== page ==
Let’s get real

// 22 September 2009

Just came across this useful call to action piece by Katherine Marshall in The Washington Post.

As the author points out, it is the season of Big Important Global Political Meetings. Internationally, there is the upcoming G20 Summit in Pittsburg (starts on Wednesday), the Annual Meeting of the World Bank and the IMF (6-7 October), and the Copenhagen Climate Change Conference (7-18 December).

Marshall highlights how difficult it seems to be to keep two issues in particular live on the emerging global agendas despite the fact that they represent, in my opinion, perhaps the most important social justice failings we are currently witnessing on the one hand, and also the most important keys to overall human development on the other: poverty and gender inequalities. Citing the unhelpful coverage of the pre-talks for the G20 as an example, she writes:

Maybe that’s not a fair screen, but it underscores how very hard it is to keep issues of social justice on the agenda when world affairs are discussed.

What Marshall doesn’t say explicitly is the extent to which the decisions to marginalize women’s rights and poverty are political decisions. This means they can be influenced, and also that there are people we can hold to account for them. It also means that there is nothing inevitable about the state of the world we are living in – we are creating it, so we can undo it. For my part, I’d really love to see some leadership from our politicians, someone who will stand up and say, ‘Enough already with the political posturing and the pseudo-economic analysis; let’s get real.’

The author does offer some ideas for ways forward. For example, she discusses how the information decision-makers collect and use to influence their decision-making is itself part of the problem: in asking the wrong questions, they get information that does not actually address the key global challenges.

I’m always frustrated that we know so much about financial and market transactions, down to the most intricate detail, but know so little about the human indicators that are the barometers of social welfare. The best indicator of a society’s changing circumstances may be infant birth weights, but they are not reported in newspapers.

If Marshall were to extend her logic of course, this would mean that women’s health and well-being, as perhaps the most important influence on infant birth rates, is also one of the best indicators of society’s current state of well-being – which are also not generally reported.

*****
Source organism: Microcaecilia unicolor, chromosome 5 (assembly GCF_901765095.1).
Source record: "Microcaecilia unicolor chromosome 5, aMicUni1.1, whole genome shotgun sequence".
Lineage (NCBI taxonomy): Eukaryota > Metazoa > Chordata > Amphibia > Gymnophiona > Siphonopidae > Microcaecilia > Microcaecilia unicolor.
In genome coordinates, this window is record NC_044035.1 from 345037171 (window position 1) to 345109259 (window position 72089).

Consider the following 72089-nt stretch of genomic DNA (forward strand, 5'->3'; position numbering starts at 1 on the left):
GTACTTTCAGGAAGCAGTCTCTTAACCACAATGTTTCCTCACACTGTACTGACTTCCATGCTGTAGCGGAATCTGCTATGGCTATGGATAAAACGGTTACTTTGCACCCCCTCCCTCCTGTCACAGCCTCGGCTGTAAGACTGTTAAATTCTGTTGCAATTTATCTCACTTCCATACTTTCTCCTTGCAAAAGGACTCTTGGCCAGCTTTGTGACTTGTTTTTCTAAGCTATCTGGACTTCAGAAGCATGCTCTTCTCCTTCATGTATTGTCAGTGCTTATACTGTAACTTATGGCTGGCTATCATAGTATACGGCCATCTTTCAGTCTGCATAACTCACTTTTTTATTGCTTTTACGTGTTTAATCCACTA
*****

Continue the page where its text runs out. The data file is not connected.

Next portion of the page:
Closer to home, we are in the midst of the annual party conference season:

This is the time that parties set their policy agendas for the coming year. It would be brilliant of they, too, could get real and recognize that women’s rights are the issue they should be prioritizing this Autumn. What would it take do you think?

Photo by manu contreras, shared under a Creative Commons license

Comments From You

Jess McCabe // Posted 23 September 2009 at 10:31 am

I know it’s the furthest away of all the meetings you highlight, but there is loads going on already in preparation for the UN climate negotations in Copenhagen this December. Just yesterday I saw this went up which has some interesting videos and statements including a couple from organisations hoping to bring a bit of a focus on women to the negotiations….

There’s also going to be a women’s march in Bangkok on 1 October more info here – the meeting in Bangkok is a sort of step along the way to the big UN meeting in December.

Here in the UK, this is something we can support by lobbying the government, too, I think…

Shea // Posted 23 September 2009 at 7:38 pm

The point about infant birth weight is interesting…..the UN development agency have long used maternal & infant mortality as a performance indicator of a country’s status and development.

The New Internationalist does a great country profile, with female participation in education/political representation and health care being one of the assessments. I think its probably one of the most reliable measures of development and quality of life.

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